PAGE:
I cling to it with white knuckles. I grip it hard and wrestle with it. I snake charm it into submission. I beg for it in hard, fist-clenching, head-pressed-to knuckle prayer.
For a tired mom of little ones, the coffee and cookie in a quiet house at nap time is life-blood. It’s survival.
And now, after three days of no nap, I sigh, sad, grieving, fearful—Is the nap gone?
Every time I brag to another momma about my almost four-year-old son who still naps, I look for wood to knock on. Three hours. I say. Three hours! Every day. And I watch a sad, distant memory cross their faces as they remember a lover they have lost.
I don’t really mean to brag, of course. It’s more like a counting of the blessings. But I still like to watch their faces to remember how lucky I’ve been. Finny still naps. Alleluia.
I’ve been called militant. I’ve been told I run a tight ship. But the nap, I sink my teeth into it every afternoon and let its sweet, quiet nectar run down my face. I snuggle in deep and let its salvation fill me up. I. Love. It.
I drink coffee. I read a book. I write. I pay bills. I answer emails. I prep dinner. I clean…occasionally. I sleep. But most of all, I think complete, uninterrupted thoughts for a couple hours every day, and find that by the end, I am ready to adore my children once again.
So for three days now, I’ve witnessed first-hand, the tell-tale signs of the nap fighting back. Finny still awake in his room after an hour, an hour and a half. And I contemplate how long I can make him stay in his room and try, try, try hard to fall asleep before it’s just not nice anymore.
“Mommy, I’m AWAKE!”
“Mommy, can I get out now?”
“Mommy, the sleep won’t come.”
On a couple of the no-nap days, he’s come downstairs and we do a puzzle together and have a snack or we read a book or he just kind of plays while I work at paying some bills or checking some email. And he’s older now, so it’s kind of fun. He’s almost four now, so we can start to sort-of hang-out together like human beings. Last Wednesday, he helped me shuck corn on the back porch and we talked about all the parts. The silks. The husk. The corn. The kernels. We talked about popcorn and syrup and…I’m no farmer so that’s about as far as we got. And he’s no great shucker so I did most of the work. But still, we had time for a little lesson, just he and I, no interruptions from Charlie. And it was nice to just sit and be with him.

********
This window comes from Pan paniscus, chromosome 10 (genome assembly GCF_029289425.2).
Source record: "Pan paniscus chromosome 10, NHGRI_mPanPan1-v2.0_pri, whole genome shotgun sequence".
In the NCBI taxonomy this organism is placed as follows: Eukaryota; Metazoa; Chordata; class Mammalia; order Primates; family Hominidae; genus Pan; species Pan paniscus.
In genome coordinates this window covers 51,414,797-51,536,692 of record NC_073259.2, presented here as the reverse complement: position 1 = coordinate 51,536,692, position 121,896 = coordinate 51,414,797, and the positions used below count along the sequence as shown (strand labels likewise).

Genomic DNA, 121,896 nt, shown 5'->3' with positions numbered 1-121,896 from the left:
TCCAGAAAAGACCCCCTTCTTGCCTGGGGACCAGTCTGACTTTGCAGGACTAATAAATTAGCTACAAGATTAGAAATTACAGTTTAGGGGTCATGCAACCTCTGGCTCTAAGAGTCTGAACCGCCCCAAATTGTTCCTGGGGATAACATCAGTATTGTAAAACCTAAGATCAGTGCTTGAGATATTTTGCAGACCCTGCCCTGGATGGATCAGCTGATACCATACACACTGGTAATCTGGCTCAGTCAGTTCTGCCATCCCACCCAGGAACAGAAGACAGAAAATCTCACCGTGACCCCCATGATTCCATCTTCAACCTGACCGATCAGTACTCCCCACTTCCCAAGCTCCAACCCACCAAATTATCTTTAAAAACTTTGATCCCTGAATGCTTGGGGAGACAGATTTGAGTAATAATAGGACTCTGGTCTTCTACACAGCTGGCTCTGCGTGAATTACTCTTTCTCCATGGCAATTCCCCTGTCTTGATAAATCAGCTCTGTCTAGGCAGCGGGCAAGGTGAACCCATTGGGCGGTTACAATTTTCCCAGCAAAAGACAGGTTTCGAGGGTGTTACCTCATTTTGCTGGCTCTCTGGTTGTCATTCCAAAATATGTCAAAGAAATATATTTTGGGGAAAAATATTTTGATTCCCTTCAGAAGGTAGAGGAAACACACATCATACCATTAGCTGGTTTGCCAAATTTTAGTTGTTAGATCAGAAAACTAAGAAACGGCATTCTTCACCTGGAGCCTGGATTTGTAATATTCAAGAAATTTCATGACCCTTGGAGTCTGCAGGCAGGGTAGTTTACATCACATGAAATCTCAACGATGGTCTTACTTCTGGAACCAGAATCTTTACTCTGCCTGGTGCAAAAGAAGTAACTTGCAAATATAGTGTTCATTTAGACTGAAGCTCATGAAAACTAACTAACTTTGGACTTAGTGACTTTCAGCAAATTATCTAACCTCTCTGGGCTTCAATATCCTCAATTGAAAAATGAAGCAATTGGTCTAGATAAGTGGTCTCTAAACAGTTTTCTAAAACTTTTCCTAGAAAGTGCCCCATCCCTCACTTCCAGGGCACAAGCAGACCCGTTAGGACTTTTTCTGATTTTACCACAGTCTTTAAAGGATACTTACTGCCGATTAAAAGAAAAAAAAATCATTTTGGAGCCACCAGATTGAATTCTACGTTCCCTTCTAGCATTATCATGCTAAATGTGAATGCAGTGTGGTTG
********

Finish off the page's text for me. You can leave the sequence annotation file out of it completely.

But it’s also been nice to lay with him all these sweet and tender baby, toddler, preschool years, to watch his chest go up and down, to just have a quiet moment to stare in wonder at him. At his cheeks. His eyelashes. His little red lips. Heaven-sent.
But alas, if the sleep won’t come, then the sleep won’t come. And I can’t hold her here against her will when she has other places to be, other heads to fill with slumber.
And as much as I beg and plead with it, as much as I wrestle and sing and lullaby it, I have no spells strong enough to stop my little boy from growing up.
And so, I begin the work of trying to embrace it. This change. The altering of the entire day we’ve known for four years. My Finny who takes long naps. My Finny who snuggles down deep, who cozy-wozies, who succumbs easily to a hand brushed across his forehead, a good back-scratching, a soft lullaby. My Finny who gave away his Tissa and still held onto his long, afternoon snooze. My Finny who naps tells me now that the sleep won’t come. And he’s awake. And what will we do with even more hours in the day?
We’ll grow. Together. Him, filling his brain with more and more new and fun things to learn with extra hours in his afternoon. And me, filling my bag of tricks with more new and fun things to teach him.
So rather than grieve over the lost nap, I’ll embrace the extra hours I’ll have with him. In three short years, someone else will be his teacher all day long. For now, the privilege is mine.
That being said, that being decided, that I will glass-half-full it when the nap has officially made her exit, I still do have some fight left in me.
Which is why I sit here now. He fought and kicked and cried in his bed this afternoon, but I pressed on with the forehead rub, with the back scratch, with the lullaby. The sleep would come today. I knew it with every tear of protest that streamed down his face. She would come today. Not yesterday. Maybe not tomorrow. But today we’ll all have rest and I’ll drink it down with a cookie on the porch and a breeze and a quiet, quiet house, full of napping babies, big and small.